Friday, December 16, 2011
GN Review -- My Boyfriend Is a Monster: I Love Him to Pieces / Evonne Tsang and Janina Gorrissen
The My Boyfriend Is a Monster series of books is written to appeal to teens, mixing romance and adventure with a dash of horror. The first book in this series, I Love Him to Pieces, sets things against the backdrop of a zombie outbreak, and questions in tongue-in-cheek fashion if teen love can survive the zombie apocalypse.
Dicey Bell and Jack Chen are two teens who couldn't be more different at first glance: Jack's a brilliant, quiet nerd boy, and Dicey is a loud, outgoing and beautiful jock girl. So when they're paired together to watch an egg for a health education project, the unlikeliest of romances blooms from its completion. Making fun of how different they are, the pair enjoy their newfound infatuation with one another amid the potentially socially stifling landscape of high school.
Things are going great, until an outbreak of zombies threatens everything! Things get complicated with two new developments: Jack seems to be connected to the outbreak in a mysterious way, and then he gets bitten by one of the zombies. The rest of the story revolves around Dicey's efforts to save her new boyfriend's life and get to a safe zone from the zombies. Will Jack survive, or will their relationship be destroyed by the zombie apocalypse?
One of the things I really liked about this story is how there is not a single reference to the impending zombie attack until nearly the halfway point of the whole story. Dicey and Jack are given plenty of time to develop their relationship, flirt with one another, and show the reader that they are not simply thrown together arbitrarily before dealing with the seriousness of the zombie outbreak. That the action really does pick up from that point is a testament to writer Evonne Tsang's ability to blend two types of stories into one.
We could debate the verisimilitude of just about any story with zombies in it, but often they are written as semi-realistic horror stories. This tale is unrealistic, and definitely lacking in much horror, but it is undeniably charming. As big a stretch as the walking dead may be, most of the exaggeration of credibility is in the everyday elements meant to appeal to teens. Jack and Dicey are very likable characters, but complete opposites who are sickeningly perfect in their ways. Jack's scientist parents are not only involved in combating the zombie plague, but have sent agents with a miracle pill that slows the zombie virus's ability to turn the victims--just what Jack needs after he's been bitten! These moments will have some people shaking their heads skeptically, while others will simply be content to enjoy the story as these two battle on to their final fate.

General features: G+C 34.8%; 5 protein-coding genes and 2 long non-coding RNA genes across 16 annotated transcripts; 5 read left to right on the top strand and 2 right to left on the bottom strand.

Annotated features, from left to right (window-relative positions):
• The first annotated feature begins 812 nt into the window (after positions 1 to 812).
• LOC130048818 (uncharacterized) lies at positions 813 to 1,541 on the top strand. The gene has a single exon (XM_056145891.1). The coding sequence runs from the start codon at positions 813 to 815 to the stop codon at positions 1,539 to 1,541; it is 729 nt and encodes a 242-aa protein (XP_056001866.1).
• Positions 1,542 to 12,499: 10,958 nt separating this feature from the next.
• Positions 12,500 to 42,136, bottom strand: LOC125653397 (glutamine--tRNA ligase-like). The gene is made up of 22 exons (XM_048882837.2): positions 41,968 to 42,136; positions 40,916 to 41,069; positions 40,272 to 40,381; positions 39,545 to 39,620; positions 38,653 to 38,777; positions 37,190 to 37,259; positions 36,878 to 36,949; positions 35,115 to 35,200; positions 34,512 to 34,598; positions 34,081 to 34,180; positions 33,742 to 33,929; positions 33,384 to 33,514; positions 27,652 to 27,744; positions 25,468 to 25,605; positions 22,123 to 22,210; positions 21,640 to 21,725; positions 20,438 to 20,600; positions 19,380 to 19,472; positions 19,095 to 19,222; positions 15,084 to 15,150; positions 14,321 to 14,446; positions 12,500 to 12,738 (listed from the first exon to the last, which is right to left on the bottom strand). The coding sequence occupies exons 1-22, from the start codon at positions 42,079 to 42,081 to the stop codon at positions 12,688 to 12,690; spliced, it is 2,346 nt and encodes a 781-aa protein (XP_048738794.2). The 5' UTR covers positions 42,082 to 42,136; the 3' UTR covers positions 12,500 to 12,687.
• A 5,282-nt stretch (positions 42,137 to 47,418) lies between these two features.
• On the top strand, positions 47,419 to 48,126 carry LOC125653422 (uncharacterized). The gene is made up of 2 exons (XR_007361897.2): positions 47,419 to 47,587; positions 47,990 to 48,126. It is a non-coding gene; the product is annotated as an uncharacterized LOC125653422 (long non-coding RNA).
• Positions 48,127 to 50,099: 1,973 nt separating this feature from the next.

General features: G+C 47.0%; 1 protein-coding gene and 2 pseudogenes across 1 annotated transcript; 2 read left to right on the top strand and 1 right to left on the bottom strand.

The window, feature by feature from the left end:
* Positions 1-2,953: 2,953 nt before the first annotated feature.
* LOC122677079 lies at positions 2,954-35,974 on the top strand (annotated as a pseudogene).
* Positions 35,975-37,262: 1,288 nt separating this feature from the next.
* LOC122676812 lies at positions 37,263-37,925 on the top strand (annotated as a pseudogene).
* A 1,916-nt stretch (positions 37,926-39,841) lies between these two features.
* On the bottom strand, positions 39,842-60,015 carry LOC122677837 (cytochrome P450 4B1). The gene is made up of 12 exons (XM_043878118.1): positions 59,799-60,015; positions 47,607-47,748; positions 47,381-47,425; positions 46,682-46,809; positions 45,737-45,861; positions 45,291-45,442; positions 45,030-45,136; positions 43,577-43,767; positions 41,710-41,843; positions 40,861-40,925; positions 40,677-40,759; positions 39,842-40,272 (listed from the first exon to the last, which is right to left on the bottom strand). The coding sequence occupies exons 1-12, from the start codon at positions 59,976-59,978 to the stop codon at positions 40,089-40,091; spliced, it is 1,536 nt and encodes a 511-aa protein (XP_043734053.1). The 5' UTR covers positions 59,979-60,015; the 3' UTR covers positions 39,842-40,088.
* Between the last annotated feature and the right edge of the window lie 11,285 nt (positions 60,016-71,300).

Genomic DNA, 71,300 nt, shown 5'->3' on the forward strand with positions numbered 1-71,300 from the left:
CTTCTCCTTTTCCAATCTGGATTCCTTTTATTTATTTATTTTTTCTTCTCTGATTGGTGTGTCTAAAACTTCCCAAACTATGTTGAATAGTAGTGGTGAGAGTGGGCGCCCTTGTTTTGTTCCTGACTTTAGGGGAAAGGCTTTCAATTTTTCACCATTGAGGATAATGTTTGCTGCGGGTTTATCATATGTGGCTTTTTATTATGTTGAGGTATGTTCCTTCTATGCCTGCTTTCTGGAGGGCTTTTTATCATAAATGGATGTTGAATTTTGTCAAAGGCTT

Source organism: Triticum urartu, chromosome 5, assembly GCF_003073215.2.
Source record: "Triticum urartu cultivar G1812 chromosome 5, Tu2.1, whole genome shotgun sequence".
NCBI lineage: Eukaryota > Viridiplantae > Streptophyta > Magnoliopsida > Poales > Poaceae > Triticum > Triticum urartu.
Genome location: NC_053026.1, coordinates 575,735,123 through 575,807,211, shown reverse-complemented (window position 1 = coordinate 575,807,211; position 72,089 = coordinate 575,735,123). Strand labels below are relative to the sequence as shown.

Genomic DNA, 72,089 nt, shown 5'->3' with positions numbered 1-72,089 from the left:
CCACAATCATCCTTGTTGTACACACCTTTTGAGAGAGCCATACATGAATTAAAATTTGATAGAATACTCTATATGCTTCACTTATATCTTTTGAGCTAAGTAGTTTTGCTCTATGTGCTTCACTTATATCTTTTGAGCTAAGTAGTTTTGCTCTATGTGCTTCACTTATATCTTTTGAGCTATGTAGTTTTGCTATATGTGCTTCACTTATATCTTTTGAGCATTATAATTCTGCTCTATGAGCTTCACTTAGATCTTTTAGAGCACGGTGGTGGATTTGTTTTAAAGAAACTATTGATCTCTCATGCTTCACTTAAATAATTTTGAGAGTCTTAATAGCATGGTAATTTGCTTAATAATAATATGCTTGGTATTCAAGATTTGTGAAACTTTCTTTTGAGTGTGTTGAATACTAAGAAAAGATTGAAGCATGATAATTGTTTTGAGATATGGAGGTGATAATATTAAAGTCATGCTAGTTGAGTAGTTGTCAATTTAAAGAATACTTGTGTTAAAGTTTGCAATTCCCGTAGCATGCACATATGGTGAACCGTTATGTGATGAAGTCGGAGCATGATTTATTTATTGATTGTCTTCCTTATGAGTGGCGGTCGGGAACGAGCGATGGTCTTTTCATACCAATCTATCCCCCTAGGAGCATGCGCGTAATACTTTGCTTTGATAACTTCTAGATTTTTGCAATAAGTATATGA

The artwork by Janina Gorrissen is much like the story--not particularly deep, but striking and charming. It's a little more realistic than cartoony, and while it sports some heavy lines in places it doesn't feel weighed down at all. The zombies are drawn to minimize any of the disturbing elements, while the details of the human characters are played up to emphasize their charms: expressive faces, good hair, young, thin, athletic bodies. Again, it's unrealistic, but it also makes for entertaining reading.
Overall, this is an entertaining but not particularly remarkable piece of teen romance literature, with a dollop of zombies thrown in for good measure. Anyone interested in such types of literature won't be disappointed, but readers looking for more weighty material may be disappointed. Horror enthusiasts should, and probably will, definitely steer clear. This is more for the romantics. Recommended.